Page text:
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Branding In a Troubled Economy

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These are slides from a keynote presentation I gave at the Texas Public Relations Association.

These are slides from a keynote presentation I gave at the Texas Public Relations Association.

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Branding In a Troubled Economy Presentation Transcript

  • 1. Branding in a Troubled Economy presented to: Texas Public Relations Association February 28, 2009
  • 2. “The most negative brand in America.” + Representative George Miller (D) California
  • 3. Guilt by association “ Part of the problem is that the law, which comes up for reauthorization every five years, became closely associated with President George W. Bush, and as his popularity slid, the law, and its name, came under attack and ridicule.”
  • 4. Rebrand!
  • 5. Candidates + Mental Asset Recovery Program (MARP) + Resourcing Educational and Development Outcomes (REDO) + All American Children Are Above Average (AACAAA) + Not Even We Think This Will Work Act + Act to Help Children Read Gooder
  • 6. the morals of the story + branding can’t cure everything + branding has become part of our social currency + branding is not as simple as it looks
  • 7. Disposable? Single Use Camera
  • 8. Disposable? SUC
  • 9. Disposable? One-Time Use Camera
  • 10. What is a brand?
  • 11. 1. Marketing 2. Advertising 3. Public Relations 4. Branding Source: The Brand Gap by Marty Neumeier
  • 12. a brief history of branding
  • 13. from a mark to a meaning (and billions) $4.1 billion (in cash)
  • 14. More than one way to build brand equity equity perceived quality price functionality associations
  • 15. “There is a new strain in marketing theory that holds that even the lowliest natural resources can develop brand identities” + Naomi Klein No Logo
  • 16. Southwest Recruiting Ad
  • 17. The brand platform
  • 18. Putting the platform to work Simplify Amplify Experience Web Communications Identity system Culture Interactive Transactions Print Environment Identity elements Products Advertising Logo(s) Point-of-purchase Product Strategies Imagery Vehicles Naming Color Retail Brand Typography Signage architecture BRAND Graphic motif Uniforms PLATFORM Messaging Format Environments Simplification Sound Identity Technology management +Amplifire™ +Namequest™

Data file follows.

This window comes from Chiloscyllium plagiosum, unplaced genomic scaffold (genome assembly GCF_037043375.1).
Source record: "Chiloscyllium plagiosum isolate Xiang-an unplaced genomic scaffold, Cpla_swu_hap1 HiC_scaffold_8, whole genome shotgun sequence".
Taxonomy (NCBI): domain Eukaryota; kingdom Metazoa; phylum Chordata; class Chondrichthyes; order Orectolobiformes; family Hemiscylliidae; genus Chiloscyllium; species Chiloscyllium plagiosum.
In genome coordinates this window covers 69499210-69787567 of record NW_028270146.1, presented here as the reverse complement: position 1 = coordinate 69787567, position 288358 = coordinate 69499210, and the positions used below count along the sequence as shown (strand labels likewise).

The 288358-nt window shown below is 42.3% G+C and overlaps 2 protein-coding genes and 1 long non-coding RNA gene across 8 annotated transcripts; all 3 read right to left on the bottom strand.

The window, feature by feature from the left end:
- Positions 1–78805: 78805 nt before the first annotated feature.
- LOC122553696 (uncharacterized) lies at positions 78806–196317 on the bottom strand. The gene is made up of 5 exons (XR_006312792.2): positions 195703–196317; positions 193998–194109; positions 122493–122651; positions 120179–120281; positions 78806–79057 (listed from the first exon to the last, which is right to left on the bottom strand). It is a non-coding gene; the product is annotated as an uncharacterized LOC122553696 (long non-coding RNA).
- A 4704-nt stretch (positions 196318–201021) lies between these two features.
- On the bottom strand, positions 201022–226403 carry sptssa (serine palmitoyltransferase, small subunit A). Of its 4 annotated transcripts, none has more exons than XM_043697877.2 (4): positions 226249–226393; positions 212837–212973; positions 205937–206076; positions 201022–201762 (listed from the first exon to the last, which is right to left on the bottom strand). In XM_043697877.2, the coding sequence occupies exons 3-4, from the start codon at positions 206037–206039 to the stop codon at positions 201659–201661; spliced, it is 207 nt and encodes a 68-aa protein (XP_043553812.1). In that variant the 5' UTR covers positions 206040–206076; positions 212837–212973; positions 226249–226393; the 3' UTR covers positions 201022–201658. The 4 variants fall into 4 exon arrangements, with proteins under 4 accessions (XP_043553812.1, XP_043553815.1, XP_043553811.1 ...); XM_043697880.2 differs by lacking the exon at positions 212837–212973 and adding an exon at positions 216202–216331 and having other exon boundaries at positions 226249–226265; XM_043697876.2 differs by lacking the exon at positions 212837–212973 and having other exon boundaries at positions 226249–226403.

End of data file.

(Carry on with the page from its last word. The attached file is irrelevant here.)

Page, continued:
• 19. Deconstructing the Apple brand cause tools for the creative mind reason for action promise technology that is artful, elegant and radically easy to use declaration of intent
  • 20. The compelling truth an advanced technology company that produces artful, elegant, radically easy to use products
  • 21. Brand as storyteller + Brands are becoming more than differentiating marks and corporate missions. Some tell stories that are deeply connected to the ego and personal community.
  • 22. narrative identity stored In consumer subconscious beats story beat exposed to consumers consumer matches beat to the narrative stored in identity centers of the subconscious brain Narrative priming + The source narrative already exists in the consumer’s head + Brand touchpoints prime the brain to recall the story + Through repeated experiences, the brand is linked to the narrative in long term memory and validates the world view
  • 23. Brand as narrative device narrative theme characters plot aesthetics cause stakeholders products touchpoints + visual system + voice promise
  • 24. CASE STUDY Putting brands to work
  • 25. CASE STUDY
  • 26. Branding in a down economy + Should we spend at all? + Should we shift our brand spending plans? + Which brand investments will generate the most ROI?
  • 27. FALSE PERCEPTION “a rich man’s game”
  • 28. Game for the industrious + In the last recession, most companies that invested in their brands outperformed peers when economic growth returned.
  • 29. America, the optimistic
  • 30. THE RIGHT METAPHOR the brand is a blast furnace
  • 31. the nervous consumer + US Consumer confidence indexed at 25 + Many consumers link self concept to objects and brands + TMT research reveals that in times of adversity, favored brands provide comfort + Your brand asset may be more comforting to the consumer than a discount Source: The Safety of Objects: Materialism, Existential Insecurity, and Brand Connection, Journal of Consumer Research, 2009